The only person who correctly predicted the General Election outcome told us what he thinks will happen in the EU referendum(35 Views) May 22, 2016 11:28 am | Published by fbsaind | No comment
TheTostiMonster / YouTube
TheTostiMonster / YouTube
The General Election was not just a dark day for Labour, it also was for Britain’s pollsters.
The most reputable polling firms — from YouGov, to Opinium, to ComRes — all agreed that Labour and the Tories were neck and neck heading into voting day and that a hung parliament would be the outcome.
The final forecasts were so inaccurate that the British Polling Council set up an inquiry into why the Conservative vote was so dramatically understated.
Yet, while the results of last year’s election left Britain’s top pollsters reeling and red-faced, Barclays interest rate trader turned polling analyst Matt Singh became a political celebrity overnight.
Singh told Business Insider that his political blog, Number Cruncher Politics (NCP), was set up originally as a “bit of fun” and as a means of allowing him to combine his knowledge of the markets with his interest in politics and elections.
On the eve of the general election, Singh was the only analyst who was predicting a Conservative majority victory.
Now, Singh is a wanted man in the worlds of politics and finance, and all eyes are on the research of Number Cruncher Politics ahead of the EU referendum. Business Insider spoke to him on Monday morning.
Business Insider: How did it feel when you found out that NCP’s General Election forecast was correct?
Matt Singh: It always feels good to be vindicated, particularly in light of how some people reacted to the prediction when I first put it out.
I remember my first reaction when the BBC exit poll was released was “let’s get the tweet out” because by that point I only had a few thousand followers and I was quite keen to cash in on the success. As the hours went on and the results came in I thought to myself this is quite a result.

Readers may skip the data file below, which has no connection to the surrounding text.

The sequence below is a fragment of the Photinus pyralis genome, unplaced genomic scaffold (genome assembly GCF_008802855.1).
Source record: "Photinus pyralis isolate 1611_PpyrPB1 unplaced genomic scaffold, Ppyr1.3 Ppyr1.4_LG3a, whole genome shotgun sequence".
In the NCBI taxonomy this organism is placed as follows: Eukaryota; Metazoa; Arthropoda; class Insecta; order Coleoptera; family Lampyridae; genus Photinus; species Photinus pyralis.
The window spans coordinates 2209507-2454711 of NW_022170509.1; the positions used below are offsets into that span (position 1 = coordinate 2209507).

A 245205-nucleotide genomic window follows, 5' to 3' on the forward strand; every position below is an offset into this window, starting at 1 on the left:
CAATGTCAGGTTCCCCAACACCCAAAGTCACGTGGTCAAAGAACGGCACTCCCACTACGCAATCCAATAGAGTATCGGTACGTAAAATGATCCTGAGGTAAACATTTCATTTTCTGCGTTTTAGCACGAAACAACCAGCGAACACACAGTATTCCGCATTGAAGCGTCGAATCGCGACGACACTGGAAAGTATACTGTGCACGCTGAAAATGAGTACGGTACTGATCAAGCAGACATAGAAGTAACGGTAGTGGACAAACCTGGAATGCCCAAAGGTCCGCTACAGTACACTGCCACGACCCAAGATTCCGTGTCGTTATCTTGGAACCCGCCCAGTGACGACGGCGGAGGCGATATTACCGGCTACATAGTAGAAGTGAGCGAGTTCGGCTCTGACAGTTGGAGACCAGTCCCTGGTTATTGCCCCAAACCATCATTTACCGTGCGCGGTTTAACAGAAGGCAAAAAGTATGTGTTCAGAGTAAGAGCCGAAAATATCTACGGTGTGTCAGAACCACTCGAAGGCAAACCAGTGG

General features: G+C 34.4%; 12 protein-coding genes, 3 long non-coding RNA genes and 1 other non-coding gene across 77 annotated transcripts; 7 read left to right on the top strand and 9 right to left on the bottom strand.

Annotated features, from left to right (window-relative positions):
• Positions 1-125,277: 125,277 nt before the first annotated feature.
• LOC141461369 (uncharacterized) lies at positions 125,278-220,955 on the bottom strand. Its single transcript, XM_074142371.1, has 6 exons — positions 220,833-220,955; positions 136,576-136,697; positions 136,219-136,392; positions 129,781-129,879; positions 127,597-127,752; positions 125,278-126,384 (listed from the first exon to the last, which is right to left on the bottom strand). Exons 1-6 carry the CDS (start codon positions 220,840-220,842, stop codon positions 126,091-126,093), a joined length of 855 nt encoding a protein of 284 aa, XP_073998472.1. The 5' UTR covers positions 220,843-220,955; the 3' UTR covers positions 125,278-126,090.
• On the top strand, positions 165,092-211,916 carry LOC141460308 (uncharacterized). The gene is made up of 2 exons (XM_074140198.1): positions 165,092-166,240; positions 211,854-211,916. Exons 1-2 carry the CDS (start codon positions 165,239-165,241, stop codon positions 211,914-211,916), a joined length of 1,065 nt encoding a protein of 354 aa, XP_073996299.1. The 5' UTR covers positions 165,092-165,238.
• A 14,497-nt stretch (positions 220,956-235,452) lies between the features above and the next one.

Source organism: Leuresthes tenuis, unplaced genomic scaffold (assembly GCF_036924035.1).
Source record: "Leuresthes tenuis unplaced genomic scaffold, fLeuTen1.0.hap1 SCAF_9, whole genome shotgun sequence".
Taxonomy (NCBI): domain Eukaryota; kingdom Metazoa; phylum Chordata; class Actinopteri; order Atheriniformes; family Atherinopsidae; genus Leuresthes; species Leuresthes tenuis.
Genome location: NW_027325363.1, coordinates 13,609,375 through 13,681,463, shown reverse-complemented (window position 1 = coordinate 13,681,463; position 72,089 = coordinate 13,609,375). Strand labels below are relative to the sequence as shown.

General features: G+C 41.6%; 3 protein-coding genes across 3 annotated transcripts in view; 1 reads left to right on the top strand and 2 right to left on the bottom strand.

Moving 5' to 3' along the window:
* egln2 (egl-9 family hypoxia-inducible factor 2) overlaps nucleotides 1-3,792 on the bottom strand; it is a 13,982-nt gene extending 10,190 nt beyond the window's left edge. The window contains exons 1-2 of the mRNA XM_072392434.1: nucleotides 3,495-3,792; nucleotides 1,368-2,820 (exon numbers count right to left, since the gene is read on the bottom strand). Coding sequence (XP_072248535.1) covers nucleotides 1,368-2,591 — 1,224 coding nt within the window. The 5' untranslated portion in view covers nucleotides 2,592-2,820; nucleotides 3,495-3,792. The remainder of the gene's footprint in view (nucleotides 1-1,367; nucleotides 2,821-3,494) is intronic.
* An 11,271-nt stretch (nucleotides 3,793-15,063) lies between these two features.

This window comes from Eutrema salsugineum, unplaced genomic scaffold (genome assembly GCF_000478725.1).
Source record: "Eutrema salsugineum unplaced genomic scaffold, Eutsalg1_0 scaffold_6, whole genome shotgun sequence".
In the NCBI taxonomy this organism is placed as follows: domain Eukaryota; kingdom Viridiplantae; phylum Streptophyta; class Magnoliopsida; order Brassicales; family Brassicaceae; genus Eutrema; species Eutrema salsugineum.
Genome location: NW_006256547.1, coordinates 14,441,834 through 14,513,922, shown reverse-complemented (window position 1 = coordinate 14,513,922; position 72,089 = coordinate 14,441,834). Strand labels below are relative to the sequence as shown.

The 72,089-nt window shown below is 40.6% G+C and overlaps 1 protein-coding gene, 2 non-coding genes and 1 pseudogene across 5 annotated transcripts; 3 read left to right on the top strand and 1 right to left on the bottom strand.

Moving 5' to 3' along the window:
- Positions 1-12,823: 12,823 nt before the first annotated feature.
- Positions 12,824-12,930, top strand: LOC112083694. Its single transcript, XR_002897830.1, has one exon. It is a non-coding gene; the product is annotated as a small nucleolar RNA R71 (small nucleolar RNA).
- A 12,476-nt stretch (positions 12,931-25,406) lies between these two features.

BI: What do you mean by how some people reacted?
MS: I write as a neutral. I don’t make judgments or give subjective opinions. But anytime I make a prediction about what will happen — as opposed to what should happen — it upsets people who are on the wrong side. Last time it was mainly Labour people who were upset because it showed Labour doing badly.
I don’t mind sensible debates about stuff. When people start being aggressive I just ignore them. Some people enjoy debating with trolls and taking them on but I only tend to reply to people who have sensible questions or want to have an adult debate.
Below are extracts taken from the post that Singh published on May 6, last year which predicted a majority victory for the Conservatives.
BI: So, where did the opinion polls go so wrong in 2015?
MS: What happened essentially was a problem that had been building up over time but previously hadn’t caused a big effect. Polls don’t have to reach everyone to produce decent results but samples need to be representative of the population. The problem at the last general election was that pollsters had samples that were not representative.
Now, a sample can be made to look representative: they can get the right proportions of men, women, ages, regions, occupation types, who they voted for in 2010, and so on. But within that sample, you still have lots of other variables.